The Philippines has summoned China’s ambassador after two more incidents between Chinese and Philippines vessels near Scarborough Shoal and the Spratly Islands in the South China Sea last weekend.
Manila says China used water cannons and long-range acoustic devices to disrupt the resupply of Philippines fishermen, then deployed similar tactics against a civilian resupply mission to a small outpost of marines.
For its part, Beijing says the Philippines “gravely violated China’s sovereignty”, and its own response was “professional, restrained, justified and legitimate”.
Why are they fighting over this patch of water?
In 2009, China lodged a map with the UN displaying its now-famous ‘nine-dash line’, claiming “historical rights” to ~90% of the South China Sea.
Various neighbours objected, and the Philippines took the matter to a court in The Hague, which found in 2016 that China’s line had “no legal basis”. China responded by saying it “neither accepts nor recognizes” the court’s ruling.
And despite President Xi’s assurances, he’s continued to build military bases in places like Mischief Reef: 1,110km from China, but widely seen as falling within the 370km exclusive economic zone of the Philippines (240km away).
So the Philippines has sought to assert its rights, and China has responded with:
- Military grade lasers to temporarily blind Philippines crews
- Planting a floating barrier to block Philippines vessels from passing
- Swarming reefs with over 100 vessels, and
- Using water cannons in August, November, and this past weekend.
In response, Manila is now openly questioning the “sincerity of [China’s] calls for peaceful dialogue”, while President Marcos Jr says China’s actions “have only further steeled our determination to defend and protect our nation’s sovereignty”.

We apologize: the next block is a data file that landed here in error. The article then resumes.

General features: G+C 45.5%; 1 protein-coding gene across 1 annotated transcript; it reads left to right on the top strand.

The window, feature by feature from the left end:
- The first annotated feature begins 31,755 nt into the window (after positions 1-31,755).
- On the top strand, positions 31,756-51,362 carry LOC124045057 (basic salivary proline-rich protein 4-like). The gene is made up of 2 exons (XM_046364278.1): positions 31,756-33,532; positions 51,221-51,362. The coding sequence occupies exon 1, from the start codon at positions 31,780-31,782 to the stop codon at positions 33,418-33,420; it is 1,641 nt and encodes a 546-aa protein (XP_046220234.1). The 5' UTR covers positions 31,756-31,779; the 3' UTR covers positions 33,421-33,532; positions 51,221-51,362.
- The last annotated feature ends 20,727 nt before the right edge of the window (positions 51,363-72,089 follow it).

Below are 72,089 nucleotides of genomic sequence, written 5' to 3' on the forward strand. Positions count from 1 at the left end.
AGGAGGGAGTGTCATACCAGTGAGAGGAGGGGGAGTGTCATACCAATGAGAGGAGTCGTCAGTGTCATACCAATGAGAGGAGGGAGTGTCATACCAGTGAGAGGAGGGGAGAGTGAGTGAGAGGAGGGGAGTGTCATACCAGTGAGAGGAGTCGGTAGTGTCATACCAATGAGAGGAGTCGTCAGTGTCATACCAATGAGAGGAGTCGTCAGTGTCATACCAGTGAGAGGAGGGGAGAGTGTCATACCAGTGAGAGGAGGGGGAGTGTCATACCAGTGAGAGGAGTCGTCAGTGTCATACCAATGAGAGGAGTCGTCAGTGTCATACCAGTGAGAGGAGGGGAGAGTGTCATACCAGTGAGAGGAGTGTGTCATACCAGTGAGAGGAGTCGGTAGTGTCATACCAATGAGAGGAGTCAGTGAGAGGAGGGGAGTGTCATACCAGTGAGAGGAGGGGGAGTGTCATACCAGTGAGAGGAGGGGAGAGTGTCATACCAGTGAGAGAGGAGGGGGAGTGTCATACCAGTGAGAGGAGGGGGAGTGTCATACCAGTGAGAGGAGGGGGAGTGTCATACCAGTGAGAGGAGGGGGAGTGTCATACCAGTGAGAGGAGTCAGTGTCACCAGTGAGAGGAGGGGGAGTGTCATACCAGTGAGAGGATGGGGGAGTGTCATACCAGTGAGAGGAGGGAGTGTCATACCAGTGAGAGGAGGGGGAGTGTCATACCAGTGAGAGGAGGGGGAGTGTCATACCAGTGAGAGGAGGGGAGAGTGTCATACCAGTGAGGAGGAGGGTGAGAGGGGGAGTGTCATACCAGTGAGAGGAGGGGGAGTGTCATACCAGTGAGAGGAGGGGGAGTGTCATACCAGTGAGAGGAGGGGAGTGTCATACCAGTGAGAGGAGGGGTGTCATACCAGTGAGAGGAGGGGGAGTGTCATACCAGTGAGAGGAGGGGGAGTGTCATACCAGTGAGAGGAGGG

China’s President Xi Jinping probably has a few objectives driving his strategy in the South China Sea right now. He wants to:
- Expand China’s sense of security by subduing its periphery
- Control maritime trade routes that are key to China’s economy
- Exert control over the sea’s fishing and energy resources, and
- Test US commitment to its allies like the Philippines.
And Xi is pursuing this strategy with:
- ‘Grey-zone’ tactics like water cannons, to avoid crossing the threshold into acts of war, and
- ‘Salami-slicing’ tactics of gradual expansion, to craft an image of restraint while casting responses from others as escalation.
So what are the region’s options here?
The US could potentially declare the waters to fall within its defence treaty with the Philippines, but a similar 2014 move in support of Japan doesn’t seem to have shaped China’s approach.
President Marcos Jr is doubling down on his alliance with the US, while seeking support from friends like Japan and Australia to bolster deterrence.
But the weekend’s events suggest this isn’t having much impact either.
Also worth noting:
- The Chief of Staff of the Philippines military was aboard one of the ships targeted by China’s water cannons over the weekend.